INRIX study: UK is fourth most congested developed country

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INRIX has published its Traffic Scorecard, which analysed 1,064 cities across 38 countries. The firm claims it is the largest study of congestion.

The UK ranked as the fourth most congested developed country in the world and the third most congested in Europe, with drivers spending an average of 32 hours a year in congestion during peak hours. It estimated the cost to UK motorists amounted to £30.8bn in 2016, an average of £968 per driver.

In the UK, the 2016 Traffic Scorecard analysed congestion in 87 cities and large urban areas. London remains the UK’s most congested city, and ranks second in Europe after Moscow and seventh in the world. Drivers in London spent an average of 73 hours in gridlock during peak hours. This contributed to congestion costing London drivers £1,911 each and the capital as a whole £6.2bn from direct and indirect costs.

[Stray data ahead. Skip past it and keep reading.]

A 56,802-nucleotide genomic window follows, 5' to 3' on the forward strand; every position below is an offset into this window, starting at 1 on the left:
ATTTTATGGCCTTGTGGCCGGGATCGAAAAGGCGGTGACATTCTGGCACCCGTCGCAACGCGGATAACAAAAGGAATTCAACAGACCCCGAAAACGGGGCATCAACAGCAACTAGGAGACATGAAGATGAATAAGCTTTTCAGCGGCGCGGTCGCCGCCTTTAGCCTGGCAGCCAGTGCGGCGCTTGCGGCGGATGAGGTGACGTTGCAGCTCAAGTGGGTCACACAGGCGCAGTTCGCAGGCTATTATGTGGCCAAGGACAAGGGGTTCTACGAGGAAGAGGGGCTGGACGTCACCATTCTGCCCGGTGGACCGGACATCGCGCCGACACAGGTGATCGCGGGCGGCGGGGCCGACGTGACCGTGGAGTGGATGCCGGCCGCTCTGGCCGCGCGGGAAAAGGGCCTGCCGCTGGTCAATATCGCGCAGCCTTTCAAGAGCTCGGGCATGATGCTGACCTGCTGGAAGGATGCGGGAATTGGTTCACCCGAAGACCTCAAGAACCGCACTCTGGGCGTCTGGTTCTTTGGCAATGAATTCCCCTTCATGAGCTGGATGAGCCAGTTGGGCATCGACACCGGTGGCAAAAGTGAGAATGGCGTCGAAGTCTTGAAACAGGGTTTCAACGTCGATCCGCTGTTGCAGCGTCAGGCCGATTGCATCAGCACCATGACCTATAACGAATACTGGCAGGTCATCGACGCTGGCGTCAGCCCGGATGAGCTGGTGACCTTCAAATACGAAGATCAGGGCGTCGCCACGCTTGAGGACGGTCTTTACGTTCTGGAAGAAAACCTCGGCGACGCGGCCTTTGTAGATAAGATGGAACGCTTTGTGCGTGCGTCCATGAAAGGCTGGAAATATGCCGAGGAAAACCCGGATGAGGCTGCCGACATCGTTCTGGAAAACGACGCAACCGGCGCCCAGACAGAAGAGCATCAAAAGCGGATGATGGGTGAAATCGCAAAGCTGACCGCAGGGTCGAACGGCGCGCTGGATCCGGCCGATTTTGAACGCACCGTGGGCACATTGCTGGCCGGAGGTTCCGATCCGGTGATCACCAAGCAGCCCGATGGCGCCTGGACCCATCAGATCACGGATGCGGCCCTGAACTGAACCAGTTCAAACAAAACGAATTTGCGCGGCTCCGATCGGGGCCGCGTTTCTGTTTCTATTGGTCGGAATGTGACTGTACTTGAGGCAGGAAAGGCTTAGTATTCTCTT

Direct costs relate to the value of fuel and time wasted. Indirect costs relate to freighting and business fees from company vehicles idling in traffic, which are passed on to household bills through higher prices.

Manchester, Aberdeen, Birmingham and Edinburgh make up the UK’s five most congested cities.

“Despite Brexit, 2016 saw the UK economy remaining stable, fuel prices staying low and employment growing to an 11-year high, all of which incentivizes road travel and helped increase congestion as the 2016 Traffic Scorecard demonstrates,” said Graham Cookson, Chief Economist at INRIX.